Who was invited? A Roman Catholic bishop, a Jewish rabbi, Buddhist nun, a Hindu priest, the president of the Islamic Society of North America and a Muslim musician.

Notably excluded are 16.6 million Southern Baptists, America’s largest protestant denomination. Completely left off the program was anybody represented by the National Association of Evangelicals: No Prebyterians, Methodists, Lutherans, Congregationalists, Wesleyans or Mennonites. Nobody from the Church of Christ or the Assemblies of God.

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Writing on USA Today‘s editorial page, attorney Jay Sekulow says “New York City Mayor Michael Bloomberg’s decision not to invite clergy of any faith to commemorate the anniversary Sunday at Ground Zero is a mistake.”

The move is deeply offensive to the many Americans who find solace and healing in prayer, notes Sekulow:

For many, 9/11 is not a distant memory. It’s still very real. Many face day-to-day struggles to cope with the loss of loved ones.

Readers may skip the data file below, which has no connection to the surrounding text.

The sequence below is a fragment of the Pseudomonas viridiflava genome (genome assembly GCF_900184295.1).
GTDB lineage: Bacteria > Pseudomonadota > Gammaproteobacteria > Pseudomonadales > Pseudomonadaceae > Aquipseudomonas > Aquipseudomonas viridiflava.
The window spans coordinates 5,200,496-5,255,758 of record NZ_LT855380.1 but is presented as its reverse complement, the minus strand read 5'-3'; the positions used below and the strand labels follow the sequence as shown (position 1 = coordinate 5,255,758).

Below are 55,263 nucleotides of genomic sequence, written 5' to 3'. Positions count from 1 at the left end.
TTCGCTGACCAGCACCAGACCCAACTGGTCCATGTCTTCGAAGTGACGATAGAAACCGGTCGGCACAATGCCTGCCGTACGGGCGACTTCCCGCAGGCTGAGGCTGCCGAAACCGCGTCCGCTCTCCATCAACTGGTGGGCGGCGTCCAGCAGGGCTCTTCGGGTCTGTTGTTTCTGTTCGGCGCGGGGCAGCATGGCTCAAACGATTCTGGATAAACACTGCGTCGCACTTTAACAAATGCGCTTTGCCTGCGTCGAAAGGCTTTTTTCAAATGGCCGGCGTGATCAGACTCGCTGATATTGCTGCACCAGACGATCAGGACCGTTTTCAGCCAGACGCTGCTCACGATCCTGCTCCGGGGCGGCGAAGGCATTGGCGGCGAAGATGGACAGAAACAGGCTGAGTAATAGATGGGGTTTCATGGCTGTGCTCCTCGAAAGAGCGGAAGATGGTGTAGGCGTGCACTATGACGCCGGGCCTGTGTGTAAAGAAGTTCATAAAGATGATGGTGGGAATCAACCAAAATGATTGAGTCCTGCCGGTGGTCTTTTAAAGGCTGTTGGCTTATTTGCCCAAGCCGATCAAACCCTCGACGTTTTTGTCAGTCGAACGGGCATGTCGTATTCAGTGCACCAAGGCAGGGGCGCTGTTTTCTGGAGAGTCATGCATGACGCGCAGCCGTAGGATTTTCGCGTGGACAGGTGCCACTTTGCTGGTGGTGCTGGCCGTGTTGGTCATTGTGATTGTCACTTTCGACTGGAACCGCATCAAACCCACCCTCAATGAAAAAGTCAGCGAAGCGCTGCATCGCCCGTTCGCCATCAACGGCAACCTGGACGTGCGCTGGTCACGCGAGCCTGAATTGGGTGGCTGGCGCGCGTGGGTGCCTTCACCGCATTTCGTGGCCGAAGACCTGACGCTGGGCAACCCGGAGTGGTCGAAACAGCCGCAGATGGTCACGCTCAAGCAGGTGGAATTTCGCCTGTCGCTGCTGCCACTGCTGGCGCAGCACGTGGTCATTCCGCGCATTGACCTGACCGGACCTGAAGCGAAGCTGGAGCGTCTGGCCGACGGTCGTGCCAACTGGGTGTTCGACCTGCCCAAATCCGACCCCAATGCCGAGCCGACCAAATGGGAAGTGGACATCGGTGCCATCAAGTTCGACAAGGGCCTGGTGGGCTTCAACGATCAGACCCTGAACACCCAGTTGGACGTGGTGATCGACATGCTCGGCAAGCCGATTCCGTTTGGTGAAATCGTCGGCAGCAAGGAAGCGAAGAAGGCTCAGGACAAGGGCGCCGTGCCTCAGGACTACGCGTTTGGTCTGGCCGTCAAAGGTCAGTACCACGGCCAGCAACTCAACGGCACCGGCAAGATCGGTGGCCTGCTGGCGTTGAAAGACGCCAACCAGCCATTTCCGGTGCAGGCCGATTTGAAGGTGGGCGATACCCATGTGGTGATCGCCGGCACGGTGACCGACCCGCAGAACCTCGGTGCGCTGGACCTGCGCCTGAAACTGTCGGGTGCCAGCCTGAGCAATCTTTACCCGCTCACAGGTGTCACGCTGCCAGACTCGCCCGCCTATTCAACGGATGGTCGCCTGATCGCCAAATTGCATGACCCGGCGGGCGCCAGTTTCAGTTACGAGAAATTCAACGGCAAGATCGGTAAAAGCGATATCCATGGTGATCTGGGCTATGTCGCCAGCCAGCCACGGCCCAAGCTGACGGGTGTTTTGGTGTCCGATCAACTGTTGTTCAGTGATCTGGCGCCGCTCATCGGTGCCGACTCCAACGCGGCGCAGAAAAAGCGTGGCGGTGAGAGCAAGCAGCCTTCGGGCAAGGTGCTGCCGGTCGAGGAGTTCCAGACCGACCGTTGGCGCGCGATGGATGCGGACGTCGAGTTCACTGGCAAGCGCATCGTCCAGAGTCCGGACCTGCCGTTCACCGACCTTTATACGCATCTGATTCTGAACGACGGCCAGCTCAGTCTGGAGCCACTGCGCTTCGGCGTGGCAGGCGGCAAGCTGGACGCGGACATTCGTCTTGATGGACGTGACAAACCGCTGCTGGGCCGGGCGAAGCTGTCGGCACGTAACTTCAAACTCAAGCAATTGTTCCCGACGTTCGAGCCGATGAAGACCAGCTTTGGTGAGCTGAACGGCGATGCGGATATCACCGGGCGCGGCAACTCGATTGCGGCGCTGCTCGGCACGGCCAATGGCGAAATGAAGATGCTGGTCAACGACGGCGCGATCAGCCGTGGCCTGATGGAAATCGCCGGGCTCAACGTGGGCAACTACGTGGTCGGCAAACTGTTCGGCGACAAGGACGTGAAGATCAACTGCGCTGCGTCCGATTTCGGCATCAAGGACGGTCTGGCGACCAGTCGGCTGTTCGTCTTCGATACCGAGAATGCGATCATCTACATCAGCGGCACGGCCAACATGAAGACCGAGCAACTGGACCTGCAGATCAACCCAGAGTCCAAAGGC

In the days following 9/11, prayer was an integral part of the grieving process. Thousands attended the “Prayer for America” event at Yankee Stadium, where representatives of many faiths offered prayers. It was an event that united, not divided, Americans.

The nation has a long and cherished history of prayer, from the first prayer in Congress in 1774 to the National Day of Prayer celebrated each year. Even the Supreme Court acknowledges our religious heritage. Justice Sandra Day O’Connor put it this way: “It is unsurprising that a nation founded by religious refugees and dedicated to religious freedom should find references to divinity in its symbols, songs, mottoes, and oaths.”

There’s a growing chorus of Americans — religious and non-religious alike — calling on Mayor Bloomberg to reconsider his decision. And in the past week, we have heard from thousands of Americans who have signed our letter urging Mayor Bloomberg to change his mind. He still has time to act. He should clear the way for clergy and religious leaders to participate — to pray for our nation, and to pray for those who are still suffering from the pain and loss of Sept. 11, 2001.

Two books, one containing an explicit depiction of statutory lesbian rape, and the other a homosexual orgy, have been removed from local schools’ required reading lists by outraged New Jersey parents.